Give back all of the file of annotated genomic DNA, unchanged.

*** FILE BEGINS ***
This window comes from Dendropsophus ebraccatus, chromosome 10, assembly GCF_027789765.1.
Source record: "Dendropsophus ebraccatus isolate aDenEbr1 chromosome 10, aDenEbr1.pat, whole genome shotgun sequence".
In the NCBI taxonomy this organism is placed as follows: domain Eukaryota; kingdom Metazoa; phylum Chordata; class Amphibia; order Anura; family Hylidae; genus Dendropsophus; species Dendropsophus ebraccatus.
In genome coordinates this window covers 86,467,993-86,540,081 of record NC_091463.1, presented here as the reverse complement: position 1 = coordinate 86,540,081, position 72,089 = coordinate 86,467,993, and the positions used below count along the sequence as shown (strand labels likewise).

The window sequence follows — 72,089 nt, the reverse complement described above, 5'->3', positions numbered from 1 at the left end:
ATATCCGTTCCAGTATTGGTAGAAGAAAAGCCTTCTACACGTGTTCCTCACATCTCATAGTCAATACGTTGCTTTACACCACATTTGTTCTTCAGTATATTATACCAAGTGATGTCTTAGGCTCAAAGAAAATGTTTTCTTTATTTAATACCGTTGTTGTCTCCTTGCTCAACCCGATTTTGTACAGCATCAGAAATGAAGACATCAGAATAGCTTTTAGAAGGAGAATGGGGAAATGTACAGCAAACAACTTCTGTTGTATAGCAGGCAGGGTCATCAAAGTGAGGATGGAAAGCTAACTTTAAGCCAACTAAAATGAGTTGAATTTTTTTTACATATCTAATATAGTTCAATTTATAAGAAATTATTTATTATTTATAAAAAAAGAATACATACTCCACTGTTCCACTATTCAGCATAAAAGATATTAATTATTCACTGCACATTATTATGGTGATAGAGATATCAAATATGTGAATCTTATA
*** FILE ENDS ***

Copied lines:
This window comes from Dendropsophus ebraccatus, chromosome 10, assembly GCF_027789765.1.
Source record: "Dendropsophus ebraccatus isolate aDenEbr1 chromosome 10, aDenEbr1.pat, whole genome shotgun sequence".
In the NCBI taxonomy this organism is placed as follows: domain Eukaryota; kingdom Metazoa; phylum Chordata; class Amphibia; order Anura; family Hylidae; genus Dendropsophus; species Dendropsophus ebraccatus.
In genome coordinates this window covers 86,467,993-86,540,081 of record NC_091463.1, presented here as the reverse complement: position 1 = coordinate 86,540,081, position 72,089 = coordinate 86,467,993, and the positions used below count along the sequence as shown (strand labels likewise).

The window sequence follows — 72,089 nt, the reverse complement described above, 5'->3', positions numbered from 1 at the left end:
ATATCCGTTCCAGTATTGGTAGAAGAAAAGCCTTCTACACGTGTTCCTCACATCTCATAGTCAATACGTTGCTTTACACCACATTTGTTCTTCAGTATATTATACCAAGTGATGTCTTAGGCTCAAAGAAAATGTTTTCTTTATTTAATACCGTTGTTGTCTCCTTGCTCAACCCGATTTTGTACAGCATCAGAAATGAAGACATCAGAATAGCTTTTAGAAGGAGAATGGGGAAATGTACAGCAAACAACTTCTGTTGTATAGCAGGCAGGGTCATCAAAGTGAGGATGGAAAGCTAACTTTAAGCCAACTAAAATGAGTTGAATTTTTTTTACATATCTAATATAGTTCAATTTATAAGAAATTATTTATTATTTATAAAAAAAGAATACATACTCCACTGTTCCACTATTCAGCATAAAAGATATTAATTATTCACTGCACATTATTATGGTGATAGAGATATCAAATATGTGAATCTTATA